The federal government ran a budget deficit of $182 billion for the first three months of fiscal year 2014, CBO estimates, $111 billion less than the shortfall recorded in first three months of last year. Revenues are higher and outlays are lower than they were at the same point in fiscal year 2013.
Total Receipts: Up by 8 Percent in the First Quarter of Fiscal Year 2014
Receipts for the first three months of fiscal year 2014 totaled $664 billion, $48 billion more than receipts in the same period last year.
- Individual income taxes and social insurance (payroll) taxes together rose by $38 billion, or 8 percent. Increases in amounts withheld from workers’ paychecks ($32 billion, or 7 percent) accounted for most of that gain, mainly because of the expiration of the 2-percentage-point payroll tax cut in January 2013, higher wages and salaries, and increases (beginning in January) in tax rates for income above certain thresholds. The increases would have been significantly larger if not for an acceleration in the payment of some compensation into December 2012, boosting receipts in that month, because people were anticipating higher tax rates beginning in calendar year 2013. Nonwithheld receipts, mainly from filings of 2012 tax returns by people who had received filing extensions, increased by $5 billion.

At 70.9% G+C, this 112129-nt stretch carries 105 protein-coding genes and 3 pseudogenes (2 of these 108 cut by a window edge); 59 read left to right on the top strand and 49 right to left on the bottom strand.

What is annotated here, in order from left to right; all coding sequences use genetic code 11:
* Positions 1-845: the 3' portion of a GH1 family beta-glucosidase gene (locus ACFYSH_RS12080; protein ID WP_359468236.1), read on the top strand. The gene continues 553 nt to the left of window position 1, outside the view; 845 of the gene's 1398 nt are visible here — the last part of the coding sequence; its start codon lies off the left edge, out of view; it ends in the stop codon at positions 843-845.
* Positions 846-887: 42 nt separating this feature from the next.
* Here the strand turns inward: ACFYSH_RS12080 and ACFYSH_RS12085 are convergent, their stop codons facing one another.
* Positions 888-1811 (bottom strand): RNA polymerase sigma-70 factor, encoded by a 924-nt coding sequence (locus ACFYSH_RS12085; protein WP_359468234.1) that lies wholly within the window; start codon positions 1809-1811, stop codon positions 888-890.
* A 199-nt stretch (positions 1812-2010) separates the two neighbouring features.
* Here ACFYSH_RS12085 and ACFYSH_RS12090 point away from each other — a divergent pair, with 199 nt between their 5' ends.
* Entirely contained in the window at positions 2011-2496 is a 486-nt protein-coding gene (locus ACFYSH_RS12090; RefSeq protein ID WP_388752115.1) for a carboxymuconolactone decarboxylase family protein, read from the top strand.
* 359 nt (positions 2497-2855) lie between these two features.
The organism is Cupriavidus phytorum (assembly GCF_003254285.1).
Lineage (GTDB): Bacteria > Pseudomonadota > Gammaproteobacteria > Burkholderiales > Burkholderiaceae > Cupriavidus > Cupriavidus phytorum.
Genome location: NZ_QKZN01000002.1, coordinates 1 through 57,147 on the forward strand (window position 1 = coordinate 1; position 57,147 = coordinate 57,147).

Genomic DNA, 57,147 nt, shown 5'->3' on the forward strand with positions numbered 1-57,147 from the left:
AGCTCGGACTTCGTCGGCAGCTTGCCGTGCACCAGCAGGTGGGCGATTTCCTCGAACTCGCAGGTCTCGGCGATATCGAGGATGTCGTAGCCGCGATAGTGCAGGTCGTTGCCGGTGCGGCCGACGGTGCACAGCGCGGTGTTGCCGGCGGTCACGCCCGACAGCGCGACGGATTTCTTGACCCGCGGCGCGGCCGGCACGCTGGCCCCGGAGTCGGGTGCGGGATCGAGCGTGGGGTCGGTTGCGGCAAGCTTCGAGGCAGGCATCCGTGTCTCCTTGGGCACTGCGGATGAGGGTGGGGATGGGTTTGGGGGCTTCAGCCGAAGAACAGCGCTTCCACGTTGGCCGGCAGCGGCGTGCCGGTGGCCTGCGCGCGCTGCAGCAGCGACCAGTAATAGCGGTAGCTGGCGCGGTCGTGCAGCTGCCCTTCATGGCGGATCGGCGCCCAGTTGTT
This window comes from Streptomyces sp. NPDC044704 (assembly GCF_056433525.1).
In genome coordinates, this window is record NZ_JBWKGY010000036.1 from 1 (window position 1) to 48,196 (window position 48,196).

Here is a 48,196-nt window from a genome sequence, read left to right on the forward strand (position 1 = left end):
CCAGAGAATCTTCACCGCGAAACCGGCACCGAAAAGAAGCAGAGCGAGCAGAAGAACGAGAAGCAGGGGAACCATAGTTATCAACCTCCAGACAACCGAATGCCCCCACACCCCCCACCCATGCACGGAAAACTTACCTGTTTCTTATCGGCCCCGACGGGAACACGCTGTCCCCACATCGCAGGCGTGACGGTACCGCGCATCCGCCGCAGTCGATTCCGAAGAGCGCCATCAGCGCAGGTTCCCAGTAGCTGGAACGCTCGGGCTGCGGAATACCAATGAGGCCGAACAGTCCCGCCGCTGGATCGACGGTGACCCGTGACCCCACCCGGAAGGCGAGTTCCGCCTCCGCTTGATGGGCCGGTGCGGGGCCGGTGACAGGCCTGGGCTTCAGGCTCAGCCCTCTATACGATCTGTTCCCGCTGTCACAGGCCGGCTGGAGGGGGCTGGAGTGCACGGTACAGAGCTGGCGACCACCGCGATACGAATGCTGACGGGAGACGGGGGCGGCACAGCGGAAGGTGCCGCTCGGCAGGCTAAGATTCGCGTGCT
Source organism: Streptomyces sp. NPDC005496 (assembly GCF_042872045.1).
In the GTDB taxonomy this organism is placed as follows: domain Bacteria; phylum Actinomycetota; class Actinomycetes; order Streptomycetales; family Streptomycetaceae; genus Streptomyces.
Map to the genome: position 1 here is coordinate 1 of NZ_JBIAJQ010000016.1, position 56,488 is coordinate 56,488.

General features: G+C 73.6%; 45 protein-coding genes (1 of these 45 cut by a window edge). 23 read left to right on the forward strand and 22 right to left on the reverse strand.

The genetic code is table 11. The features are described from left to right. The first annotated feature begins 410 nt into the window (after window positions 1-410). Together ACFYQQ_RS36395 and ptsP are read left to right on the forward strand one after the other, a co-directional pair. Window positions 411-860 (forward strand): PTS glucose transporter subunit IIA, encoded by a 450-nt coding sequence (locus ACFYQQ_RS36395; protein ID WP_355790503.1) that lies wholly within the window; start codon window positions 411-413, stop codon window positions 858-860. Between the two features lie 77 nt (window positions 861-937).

- Receipts from corporate income taxes rose by $6 billion, or 10 percent. Those receipts included most corporations’ final estimated quarterly payments for calendar year 2013.
Total Outlays: Down by 7 Percent Compared With Spending During the First Quarter of Fiscal Year 2013
Outlays for the first three months of fiscal year 2014 were $62 billion less than spending in the same period last year, CBO estimates.
Outlays declined for several major programs or categories of spending:
- Much of the drop in spending occurred because payments from the government-sponsored enterprises Fannie Mae and Freddie Mac to the Treasury were $34 billion more than they were last year, for two reasons: First, Freddie Mac made a onetime payment to the Treasury of about $24 billion because of a revaluation of certain tax assets that significantly increased its net worth. Second, because both Fannie Mae and Freddie Mac were profitable in 2013, the companies were required to make quarterly payments to the Treasury in amounts related to the increase in their net worth. (Those payments are recorded in the budget as offsetting receipts—that is, negative outlays.)
- Total spending for military activities of the Department of Defense fell by $11 billion (or 7 percent).
- Spending for Medicare declined by $3 billion (or 3 percent), mostly because a onetime intragovernmental transfer of $4 billion was made in October 2013 rather than in September 2013. Without that shift in the timing of payments, spending for Medicare would have increased by $1 billion (or 1 percent).
- Spending by the Department of Agriculture (included in “other activities”) decreased by $7 billion (or 14 percent).
- Outlays for net interest on the public debt declined by $7 billion (or 11 percent).
- Outlays for unemployment benefits declined by $4 billion (or 22 percent).
- Spending declined by smaller amounts for several other programs and activities.